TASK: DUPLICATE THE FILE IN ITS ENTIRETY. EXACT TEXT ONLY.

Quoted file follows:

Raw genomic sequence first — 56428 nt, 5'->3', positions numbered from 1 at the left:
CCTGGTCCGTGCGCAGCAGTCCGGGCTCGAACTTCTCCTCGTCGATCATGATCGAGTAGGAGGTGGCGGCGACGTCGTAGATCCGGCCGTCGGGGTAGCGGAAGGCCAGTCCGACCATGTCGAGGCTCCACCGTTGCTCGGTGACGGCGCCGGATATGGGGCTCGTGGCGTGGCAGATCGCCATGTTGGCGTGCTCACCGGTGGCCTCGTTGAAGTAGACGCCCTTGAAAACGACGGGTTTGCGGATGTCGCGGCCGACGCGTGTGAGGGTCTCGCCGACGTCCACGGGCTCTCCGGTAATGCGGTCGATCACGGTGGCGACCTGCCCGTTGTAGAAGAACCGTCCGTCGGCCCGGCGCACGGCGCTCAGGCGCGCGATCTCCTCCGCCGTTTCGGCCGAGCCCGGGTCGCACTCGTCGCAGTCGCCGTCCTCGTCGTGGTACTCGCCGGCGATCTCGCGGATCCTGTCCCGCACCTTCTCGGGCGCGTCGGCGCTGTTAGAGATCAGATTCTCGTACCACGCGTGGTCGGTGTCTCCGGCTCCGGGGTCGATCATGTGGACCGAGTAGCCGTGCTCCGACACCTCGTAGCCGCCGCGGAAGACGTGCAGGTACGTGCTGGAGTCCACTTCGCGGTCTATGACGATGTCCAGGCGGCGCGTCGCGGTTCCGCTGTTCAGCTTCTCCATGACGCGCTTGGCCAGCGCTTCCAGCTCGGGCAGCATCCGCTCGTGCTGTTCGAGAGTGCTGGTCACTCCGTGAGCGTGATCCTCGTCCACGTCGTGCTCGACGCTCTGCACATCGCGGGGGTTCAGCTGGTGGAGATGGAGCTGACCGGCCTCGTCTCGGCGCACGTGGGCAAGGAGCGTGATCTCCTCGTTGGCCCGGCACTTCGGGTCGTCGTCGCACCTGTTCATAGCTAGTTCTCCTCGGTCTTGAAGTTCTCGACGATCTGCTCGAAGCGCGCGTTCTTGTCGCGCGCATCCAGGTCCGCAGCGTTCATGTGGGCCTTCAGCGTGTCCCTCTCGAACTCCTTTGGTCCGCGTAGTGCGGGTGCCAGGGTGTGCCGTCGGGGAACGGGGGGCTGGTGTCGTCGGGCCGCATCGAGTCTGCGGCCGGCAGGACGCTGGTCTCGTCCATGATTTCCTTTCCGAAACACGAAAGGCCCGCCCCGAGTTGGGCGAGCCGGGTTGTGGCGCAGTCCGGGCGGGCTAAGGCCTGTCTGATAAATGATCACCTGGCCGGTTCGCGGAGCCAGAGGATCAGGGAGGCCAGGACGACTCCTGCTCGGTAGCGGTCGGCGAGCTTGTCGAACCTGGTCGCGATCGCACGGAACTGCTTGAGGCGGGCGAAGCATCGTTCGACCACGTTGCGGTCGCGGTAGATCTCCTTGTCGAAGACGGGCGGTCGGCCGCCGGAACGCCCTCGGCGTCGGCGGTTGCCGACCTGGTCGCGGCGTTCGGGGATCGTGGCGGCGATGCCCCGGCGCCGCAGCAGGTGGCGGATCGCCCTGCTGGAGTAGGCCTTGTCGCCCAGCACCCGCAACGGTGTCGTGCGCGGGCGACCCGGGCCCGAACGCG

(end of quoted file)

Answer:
Raw genomic sequence first — 56428 nt, 5'->3', positions numbered from 1 at the left:
CCTGGTCCGTGCGCAGCAGTCCGGGCTCGAACTTCTCCTCGTCGATCATGATCGAGTAGGAGGTGGCGGCGACGTCGTAGATCCGGCCGTCGGGGTAGCGGAAGGCCAGTCCGACCATGTCGAGGCTCCACCGTTGCTCGGTGACGGCGCCGGATATGGGGCTCGTGGCGTGGCAGATCGCCATGTTGGCGTGCTCACCGGTGGCCTCGTTGAAGTAGACGCCCTTGAAAACGACGGGTTTGCGGATGTCGCGGCCGACGCGTGTGAGGGTCTCGCCGACGTCCACGGGCTCTCCGGTAATGCGGTCGATCACGGTGGCGACCTGCCCGTTGTAGAAGAACCGTCCGTCGGCCCGGCGCACGGCGCTCAGGCGCGCGATCTCCTCCGCCGTTTCGGCCGAGCCCGGGTCGCACTCGTCGCAGTCGCCGTCCTCGTCGTGGTACTCGCCGGCGATCTCGCGGATCCTGTCCCGCACCTTCTCGGGCGCGTCGGCGCTGTTAGAGATCAGATTCTCGTACCACGCGTGGTCGGTGTCTCCGGCTCCGGGGTCGATCATGTGGACCGAGTAGCCGTGCTCCGACACCTCGTAGCCGCCGCGGAAGACGTGCAGGTACGTGCTGGAGTCCACTTCGCGGTCTATGACGATGTCCAGGCGGCGCGTCGCGGTTCCGCTGTTCAGCTTCTCCATGACGCGCTTGGCCAGCGCTTCCAGCTCGGGCAGCATCCGCTCGTGCTGTTCGAGAGTGCTGGTCACTCCGTGAGCGTGATCCTCGTCCACGTCGTGCTCGACGCTCTGCACATCGCGGGGGTTCAGCTGGTGGAGATGGAGCTGACCGGCCTCGTCTCGGCGCACGTGGGCAAGGAGCGTGATCTCCTCGTTGGCCCGGCACTTCGGGTCGTCGTCGCACCTGTTCATAGCTAGTTCTCCTCGGTCTTGAAGTTCTCGACGATCTGCTCGAAGCGCGCGTTCTTGTCGCGCGCATCCAGGTCCGCAGCGTTCATGTGGGCCTTCAGCGTGTCCCTCTCGAACTCCTTTGGTCCGCGTAGTGCGGGTGCCAGGGTGTGCCGTCGGGGAACGGGGGGCTGGTGTCGTCGGGCCGCATCGAGTCTGCGGCCGGCAGGACGCTGGTCTCGTCCATGATTTCCTTTCCGAAACACGAAAGGCCCGCCCCGAGTTGGGCGAGCCGGGTTGTGGCGCAGTCCGGGCGGGCTAAGGCCTGTCTGATAAATGATCACCTGGCCGGTTCGCGGAGCCAGAGGATCAGGGAGGCCAGGACGACTCCTGCTCGGTAGCGGTCGGCGAGCTTGTCGAACCTGGTCGCGATCGCACGGAACTGCTTGAGGCGGGCGAAGCATCGTTCGACCACGTTGCGGTCGCGGTAGATCTCCTTGTCGAAGACGGGCGGTCGGCCGCCGGAACGCCCTCGGCGTCGGCGGTTGCCGACCTGGTCGCGGCGTTCGGGGATCGTGGCGGCGATGCCCCGGCGCCGCAGCAGGTGGCGGATCGCCCTGCTGGAGTAGGCCTTGTCGCCCAGCACCCGCAACGGTGTCGTGCGCGGGCGACCCGGGCCCGAACGCG